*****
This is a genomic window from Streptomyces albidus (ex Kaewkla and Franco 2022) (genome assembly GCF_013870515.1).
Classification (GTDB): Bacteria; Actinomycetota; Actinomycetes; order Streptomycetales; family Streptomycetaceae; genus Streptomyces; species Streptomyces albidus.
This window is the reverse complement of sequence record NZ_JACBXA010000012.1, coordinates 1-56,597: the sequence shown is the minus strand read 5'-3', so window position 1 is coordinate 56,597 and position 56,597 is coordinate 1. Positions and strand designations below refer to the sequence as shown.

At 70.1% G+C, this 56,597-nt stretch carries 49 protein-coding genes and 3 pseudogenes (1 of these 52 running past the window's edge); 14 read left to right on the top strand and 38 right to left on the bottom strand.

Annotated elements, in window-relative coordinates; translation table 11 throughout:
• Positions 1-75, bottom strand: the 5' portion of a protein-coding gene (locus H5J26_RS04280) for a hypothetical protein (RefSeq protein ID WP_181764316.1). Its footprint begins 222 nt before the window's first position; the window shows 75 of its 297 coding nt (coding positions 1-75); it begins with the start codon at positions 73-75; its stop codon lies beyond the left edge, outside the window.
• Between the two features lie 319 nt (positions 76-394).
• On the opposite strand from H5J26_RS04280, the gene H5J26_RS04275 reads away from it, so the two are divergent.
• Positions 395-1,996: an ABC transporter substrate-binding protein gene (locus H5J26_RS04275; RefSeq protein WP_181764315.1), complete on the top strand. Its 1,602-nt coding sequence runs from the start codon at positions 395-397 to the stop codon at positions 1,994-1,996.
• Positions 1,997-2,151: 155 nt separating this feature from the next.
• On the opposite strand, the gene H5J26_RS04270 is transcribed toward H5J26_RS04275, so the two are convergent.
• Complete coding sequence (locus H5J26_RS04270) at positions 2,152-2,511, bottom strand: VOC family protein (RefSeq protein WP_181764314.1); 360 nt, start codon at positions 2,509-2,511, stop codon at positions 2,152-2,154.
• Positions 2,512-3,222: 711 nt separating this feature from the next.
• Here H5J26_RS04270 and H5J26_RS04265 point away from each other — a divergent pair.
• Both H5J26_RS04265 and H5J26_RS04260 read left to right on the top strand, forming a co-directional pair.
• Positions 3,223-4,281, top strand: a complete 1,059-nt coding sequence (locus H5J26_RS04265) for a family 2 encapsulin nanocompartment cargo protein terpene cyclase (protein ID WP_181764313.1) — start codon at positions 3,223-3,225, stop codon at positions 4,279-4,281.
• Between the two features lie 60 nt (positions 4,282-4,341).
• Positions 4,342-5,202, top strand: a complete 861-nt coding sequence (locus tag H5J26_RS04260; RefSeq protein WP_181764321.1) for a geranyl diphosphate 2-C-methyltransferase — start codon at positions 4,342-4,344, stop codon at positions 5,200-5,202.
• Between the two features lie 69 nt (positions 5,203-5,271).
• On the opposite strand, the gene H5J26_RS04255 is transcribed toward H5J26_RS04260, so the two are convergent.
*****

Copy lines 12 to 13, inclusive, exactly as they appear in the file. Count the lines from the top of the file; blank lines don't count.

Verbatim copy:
• Complete coding sequence (locus H5J26_RS04270) at positions 2,152-2,511, bottom strand: VOC family protein (RefSeq protein WP_181764314.1); 360 nt, start codon at positions 2,509-2,511, stop codon at positions 2,152-2,154.
• Positions 2,512-3,222: 711 nt separating this feature from the next.